Cheep cheep. Cluck cluck
Well here they are, mother and (some of the babies.) Granny is sorry the pictures aren't just a bit better. But taking them within their coop isn't easy; with sun there's too much shade, without sun the light's not really good enough. Excuses, excuses. But she did her best. And you get the idea.
All five babies are doing fine; somewhat to Beloved's surprise. The viability of chicks, he says depends on the extent to which the embryo grows round the yolk. The yolk is what they feed on in the shell. Those who get too little - there are often one or two who get too little - don't survive. But all these evidently did get enough: they do.
The chicks are not only getting bigger, they are growing wing feathers. They are developing 'Chicken Behaviour Patterns' according to Beloved, who knows about such things - he is a biologist after all. And a raiser of chickens. And he sits and watches them. Beloved likes watching chickens: so does Granny as a matter of fact, but not quite so much as she likes watching people. Beloved is not interested in watching people, even in foreign places. They do just the same as people do anywhere else, he says dismissively. Granny doesn't like to point out that a chicken anywhere does what a chicken does; that's what interest him about 'Chicken Behaviour Patterns.' Isn't it? CBP's among other things, if you're interested, consist in grabbing up a piece of food and taking it away to eat alone. Or making scratching movements just like their mothers. Or preening themselves; or stretching like grown-up birds. Cheep cheep, cluck cluck.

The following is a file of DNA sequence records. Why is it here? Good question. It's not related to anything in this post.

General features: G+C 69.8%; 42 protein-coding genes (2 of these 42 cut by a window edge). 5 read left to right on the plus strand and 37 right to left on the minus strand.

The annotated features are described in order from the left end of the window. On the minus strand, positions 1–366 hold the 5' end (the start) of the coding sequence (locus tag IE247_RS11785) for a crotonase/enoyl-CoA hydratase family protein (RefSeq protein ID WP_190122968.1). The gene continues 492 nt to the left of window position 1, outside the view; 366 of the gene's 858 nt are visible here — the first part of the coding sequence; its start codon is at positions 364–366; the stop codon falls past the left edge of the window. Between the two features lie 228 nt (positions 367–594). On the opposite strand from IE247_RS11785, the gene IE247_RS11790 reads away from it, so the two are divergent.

This may well be more than any of you want to know about chickens; but it’s what you get reading someone who lives with a biologist like Beloved. She is happy to be able to assure you that his knowledge on biological matters is not just limited to the birds (or the bees). That his knowledge of humans in the necessary respects is more than satisfactory. Nor does he call that kind of functioning 'human behaviour patterns', either. Or at least not out loud. He wouldn't dare.
Granny you can see has been playing with her template. Not her favourite activity. With many curses she did manage finally to get the picture of her house to head her blog. The photo was taken at the driest time when the land was totally dry. It is not always so desert-like. It is, for instance, greening up now after the rain, the beginning of the yearly miracle. Less usual is that now the wind has died, what there is of it remains from the south. The air is still hot.
After the first rains, the weather cooled down, granny got out her jeans, Beloved lit the fire at night. Winter seemed on its way. But since the not-typhoon she is back in her knee pants. They eat their meals outside; last night they even ate dinner outside, not a normal possibility at any time of year here; something that may surprise those of you from more northerly places. But it's true; the wind is too often cold. As it's also true that the glassy sea of the last few days, mirroring the sky in places, is an equally rare event. Another nice one. Back in London it's dark and getting cold. Here Granny plays at summer. She doesn't complain.
Oh and thanks to all you nice people who wrote about her blog on Guardian Abroad. As they say in Tesco ads, 'every little helps.' Blessing on each and every reader; on those who just want to read her too. She likes to please.